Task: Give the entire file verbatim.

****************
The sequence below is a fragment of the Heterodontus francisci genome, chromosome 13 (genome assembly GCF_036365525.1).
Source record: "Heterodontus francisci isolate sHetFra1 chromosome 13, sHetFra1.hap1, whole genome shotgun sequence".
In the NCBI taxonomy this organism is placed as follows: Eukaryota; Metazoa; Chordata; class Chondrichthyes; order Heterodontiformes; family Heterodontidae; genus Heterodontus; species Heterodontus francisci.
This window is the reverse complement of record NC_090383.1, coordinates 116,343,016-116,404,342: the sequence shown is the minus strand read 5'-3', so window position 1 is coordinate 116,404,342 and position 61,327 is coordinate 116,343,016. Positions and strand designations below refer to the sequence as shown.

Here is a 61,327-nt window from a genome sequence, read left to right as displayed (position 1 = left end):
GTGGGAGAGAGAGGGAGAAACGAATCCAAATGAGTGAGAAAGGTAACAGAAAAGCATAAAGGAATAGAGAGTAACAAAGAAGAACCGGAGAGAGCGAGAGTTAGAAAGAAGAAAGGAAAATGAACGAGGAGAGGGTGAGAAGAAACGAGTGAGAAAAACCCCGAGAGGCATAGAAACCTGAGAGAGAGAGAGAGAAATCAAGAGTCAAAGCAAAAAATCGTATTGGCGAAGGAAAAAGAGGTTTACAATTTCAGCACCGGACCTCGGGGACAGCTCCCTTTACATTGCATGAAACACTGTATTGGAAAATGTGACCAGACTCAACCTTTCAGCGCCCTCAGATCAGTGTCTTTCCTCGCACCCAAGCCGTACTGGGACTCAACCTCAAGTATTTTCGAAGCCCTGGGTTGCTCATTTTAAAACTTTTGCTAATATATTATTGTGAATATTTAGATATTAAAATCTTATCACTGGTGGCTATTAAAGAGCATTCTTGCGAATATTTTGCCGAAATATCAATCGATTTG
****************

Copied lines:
The sequence below is a fragment of the Heterodontus francisci genome, chromosome 13 (genome assembly GCF_036365525.1).
Source record: "Heterodontus francisci isolate sHetFra1 chromosome 13, sHetFra1.hap1, whole genome shotgun sequence".
In the NCBI taxonomy this organism is placed as follows: Eukaryota; Metazoa; Chordata; class Chondrichthyes; order Heterodontiformes; family Heterodontidae; genus Heterodontus; species Heterodontus francisci.
This window is the reverse complement of record NC_090383.1, coordinates 116,343,016-116,404,342: the sequence shown is the minus strand read 5'-3', so window position 1 is coordinate 116,404,342 and position 61,327 is coordinate 116,343,016. Positions and strand designations below refer to the sequence as shown.

Here is a 61,327-nt window from a genome sequence, read left to right as displayed (position 1 = left end):
GTGGGAGAGAGAGGGAGAAACGAATCCAAATGAGTGAGAAAGGTAACAGAAAAGCATAAAGGAATAGAGAGTAACAAAGAAGAACCGGAGAGAGCGAGAGTTAGAAAGAAGAAAGGAAAATGAACGAGGAGAGGGTGAGAAGAAACGAGTGAGAAAAACCCCGAGAGGCATAGAAACCTGAGAGAGAGAGAGAGAAATCAAGAGTCAAAGCAAAAAATCGTATTGGCGAAGGAAAAAGAGGTTTACAATTTCAGCACCGGACCTCGGGGACAGCTCCCTTTACATTGCATGAAACACTGTATTGGAAAATGTGACCAGACTCAACCTTTCAGCGCCCTCAGATCAGTGTCTTTCCTCGCACCCAAGCCGTACTGGGACTCAACCTCAAGTATTTTCGAAGCCCTGGGTTGCTCATTTTAAAACTTTTGCTAATATATTATTGTGAATATTTAGATATTAAAATCTTATCACTGGTGGCTATTAAAGAGCATTCTTGCGAATATTTTGCCGAAATATCAATCGATTTG